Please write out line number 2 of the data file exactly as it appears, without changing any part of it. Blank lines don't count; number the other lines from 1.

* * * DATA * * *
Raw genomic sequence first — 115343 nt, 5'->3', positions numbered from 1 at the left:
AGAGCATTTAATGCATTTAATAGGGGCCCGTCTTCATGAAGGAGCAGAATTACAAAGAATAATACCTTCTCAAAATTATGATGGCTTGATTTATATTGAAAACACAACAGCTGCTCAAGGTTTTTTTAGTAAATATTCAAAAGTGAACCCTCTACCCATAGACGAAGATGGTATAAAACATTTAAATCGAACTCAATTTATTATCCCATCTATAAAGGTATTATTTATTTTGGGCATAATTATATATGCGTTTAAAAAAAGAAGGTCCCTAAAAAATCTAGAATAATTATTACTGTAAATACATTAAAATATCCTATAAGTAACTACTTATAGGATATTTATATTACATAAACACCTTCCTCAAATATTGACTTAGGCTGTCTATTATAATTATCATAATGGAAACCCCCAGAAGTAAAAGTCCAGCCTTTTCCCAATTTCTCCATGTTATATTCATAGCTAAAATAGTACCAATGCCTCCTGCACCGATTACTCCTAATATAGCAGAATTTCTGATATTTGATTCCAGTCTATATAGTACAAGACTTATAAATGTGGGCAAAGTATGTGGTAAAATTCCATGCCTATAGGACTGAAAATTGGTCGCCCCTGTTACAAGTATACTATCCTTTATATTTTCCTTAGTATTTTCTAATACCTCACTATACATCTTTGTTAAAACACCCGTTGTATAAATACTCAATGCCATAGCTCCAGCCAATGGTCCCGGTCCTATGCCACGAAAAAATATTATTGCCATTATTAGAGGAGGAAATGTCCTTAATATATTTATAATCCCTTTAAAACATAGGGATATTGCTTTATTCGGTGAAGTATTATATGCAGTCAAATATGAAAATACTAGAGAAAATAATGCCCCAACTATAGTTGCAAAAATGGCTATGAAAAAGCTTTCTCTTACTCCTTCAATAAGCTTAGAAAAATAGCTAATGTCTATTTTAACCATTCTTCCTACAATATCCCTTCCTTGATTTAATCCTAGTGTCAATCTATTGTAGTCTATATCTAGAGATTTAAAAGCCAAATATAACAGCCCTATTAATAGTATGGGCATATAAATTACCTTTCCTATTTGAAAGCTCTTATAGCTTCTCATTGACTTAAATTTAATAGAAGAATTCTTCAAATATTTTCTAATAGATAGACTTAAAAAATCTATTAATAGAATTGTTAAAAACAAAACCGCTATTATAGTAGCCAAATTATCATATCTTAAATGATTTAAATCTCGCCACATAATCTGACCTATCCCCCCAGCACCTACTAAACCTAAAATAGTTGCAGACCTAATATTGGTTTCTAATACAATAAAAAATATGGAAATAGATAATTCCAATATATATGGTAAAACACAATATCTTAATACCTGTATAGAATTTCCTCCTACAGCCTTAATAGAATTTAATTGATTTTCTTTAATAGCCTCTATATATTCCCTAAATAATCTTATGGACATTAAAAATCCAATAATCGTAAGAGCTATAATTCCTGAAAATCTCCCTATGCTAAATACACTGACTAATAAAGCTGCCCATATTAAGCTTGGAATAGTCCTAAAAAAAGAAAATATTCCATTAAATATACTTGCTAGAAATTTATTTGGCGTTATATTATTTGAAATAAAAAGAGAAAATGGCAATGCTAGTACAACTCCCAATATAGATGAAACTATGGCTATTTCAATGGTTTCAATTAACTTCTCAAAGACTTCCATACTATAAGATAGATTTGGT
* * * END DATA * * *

AGAGCATTTAATGCATTTAATAGGGGCCCGTCTTCATGAAGGAGCAGAATTACAAAGAATAATACCTTCTCAAAATTATGATGGCTTGATTTATATTGAAAACACAACAGCTGCTCAAGGTTTTTTTAGTAAATATTCAAAAGTGAACCCTCTACCCATAGACGAAGATGGTATAAAACATTTAAATCGAACTCAATTTATTATCCCATCTATAAAGGTATTATTTATTTTGGGCATAATTATATATGCGTTTAAAAAAAGAAGGTCCCTAAAAAATCTAGAATAATTATTACTGTAAATACATTAAAATATCCTATAAGTAACTACTTATAGGATATTTATATTACATAAACACCTTCCTCAAATATTGACTTAGGCTGTCTATTATAATTATCATAATGGAAACCCCCAGAAGTAAAAGTCCAGCCTTTTCCCAATTTCTCCATGTTATATTCATAGCTAAAATAGTACCAATGCCTCCTGCACCGATTACTCCTAATATAGCAGAATTTCTGATATTTGATTCCAGTCTATATAGTACAAGACTTATAAATGTGGGCAAAGTATGTGGTAAAATTCCATGCCTATAGGACTGAAAATTGGTCGCCCCTGTTACAAGTATACTATCCTTTATATTTTCCTTAGTATTTTCTAATACCTCACTATACATCTTTGTTAAAACACCCGTTGTATAAATACTCAATGCCATAGCTCCAGCCAATGGTCCCGGTCCTATGCCACGAAAAAATATTATTGCCATTATTAGAGGAGGAAATGTCCTTAATATATTTATAATCCCTTTAAAACATAGGGATATTGCTTTATTCGGTGAAGTATTATATGCAGTCAAATATGAAAATACTAGAGAAAATAATGCCCCAACTATAGTTGCAAAAATGGCTATGAAAAAGCTTTCTCTTACTCCTTCAATAAGCTTAGAAAAATAGCTAATGTCTATTTTAACCATTCTTCCTACAATATCCCTTCCTTGATTTAATCCTAGTGTCAATCTATTGTAGTCTATATCTAGAGATTTAAAAGCCAAATATAACAGCCCTATTAATAGTATGGGCATATAAATTACCTTTCCTATTTGAAAGCTCTTATAGCTTCTCATTGACTTAAATTTAATAGAAGAATTCTTCAAATATTTTCTAATAGATAGACTTAAAAAATCTATTAATAGAATTGTTAAAAACAAAACCGCTATTATAGTAGCCAAATTATCATATCTTAAATGATTTAAATCTCGCCACATAATCTGACCTATCCCCCCAGCACCTACTAAACCTAAAATAGTTGCAGACCTAATATTGGTTTCTAATACAATAAAAAATATGGAAATAGATAATTCCAATATATATGGTAAAACACAATATCTTAATACCTGTATAGAATTTCCTCCTACAGCCTTAATAGAATTTAATTGATTTTCTTTAATAGCCTCTATATATTCCCTAAATAATCTTATGGACATTAAAAATCCAATAATCGTAAGAGCTATAATTCCTGAAAATCTCCCTATGCTAAATACACTGACTAATAAAGCTGCCCATATTAAGCTTGGAATAGTCCTAAAAAAAGAAAATATTCCATTAAATATACTTGCTAGAAATTTATTTGGCGTTATATTATTTGAAATAAAAAGAGAAAATGGCAATGCTAGTACAACTCCCAATATAGATGAAACTATGGCTATTTCAATGGTTTCAATTAACTTCTCAAAGACTTCCATACTATAAGATAGATTTGGT